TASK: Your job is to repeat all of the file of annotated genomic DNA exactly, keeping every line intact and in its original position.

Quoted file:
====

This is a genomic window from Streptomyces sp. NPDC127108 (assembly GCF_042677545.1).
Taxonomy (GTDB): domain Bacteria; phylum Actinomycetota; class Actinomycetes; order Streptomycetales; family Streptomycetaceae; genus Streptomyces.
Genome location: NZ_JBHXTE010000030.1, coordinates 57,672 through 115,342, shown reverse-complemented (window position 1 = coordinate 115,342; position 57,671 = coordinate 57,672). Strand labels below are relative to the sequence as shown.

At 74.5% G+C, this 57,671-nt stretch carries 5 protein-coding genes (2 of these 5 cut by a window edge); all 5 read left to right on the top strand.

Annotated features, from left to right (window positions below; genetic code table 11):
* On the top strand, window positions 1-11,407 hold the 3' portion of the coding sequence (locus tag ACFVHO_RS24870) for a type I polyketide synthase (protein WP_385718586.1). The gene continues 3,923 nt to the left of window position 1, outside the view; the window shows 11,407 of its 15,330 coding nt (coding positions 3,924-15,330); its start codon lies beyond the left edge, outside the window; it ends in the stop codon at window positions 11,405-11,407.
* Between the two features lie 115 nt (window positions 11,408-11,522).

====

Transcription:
This is a genomic window from Streptomyces sp. NPDC127108 (assembly GCF_042677545.1).
Taxonomy (GTDB): domain Bacteria; phylum Actinomycetota; class Actinomycetes; order Streptomycetales; family Streptomycetaceae; genus Streptomyces.
Genome location: NZ_JBHXTE010000030.1, coordinates 57,672 through 115,342, shown reverse-complemented (window position 1 = coordinate 115,342; position 57,671 = coordinate 57,672). Strand labels below are relative to the sequence as shown.

At 74.5% G+C, this 57,671-nt stretch carries 5 protein-coding genes (2 of these 5 cut by a window edge); all 5 read left to right on the top strand.

Annotated features, from left to right (window positions below; genetic code table 11):
* On the top strand, window positions 1-11,407 hold the 3' portion of the coding sequence (locus tag ACFVHO_RS24870) for a type I polyketide synthase (protein WP_385718586.1). The gene continues 3,923 nt to the left of window position 1, outside the view; the window shows 11,407 of its 15,330 coding nt (coding positions 3,924-15,330); its start codon lies beyond the left edge, outside the window; it ends in the stop codon at window positions 11,405-11,407.
* Between the two features lie 115 nt (window positions 11,408-11,522).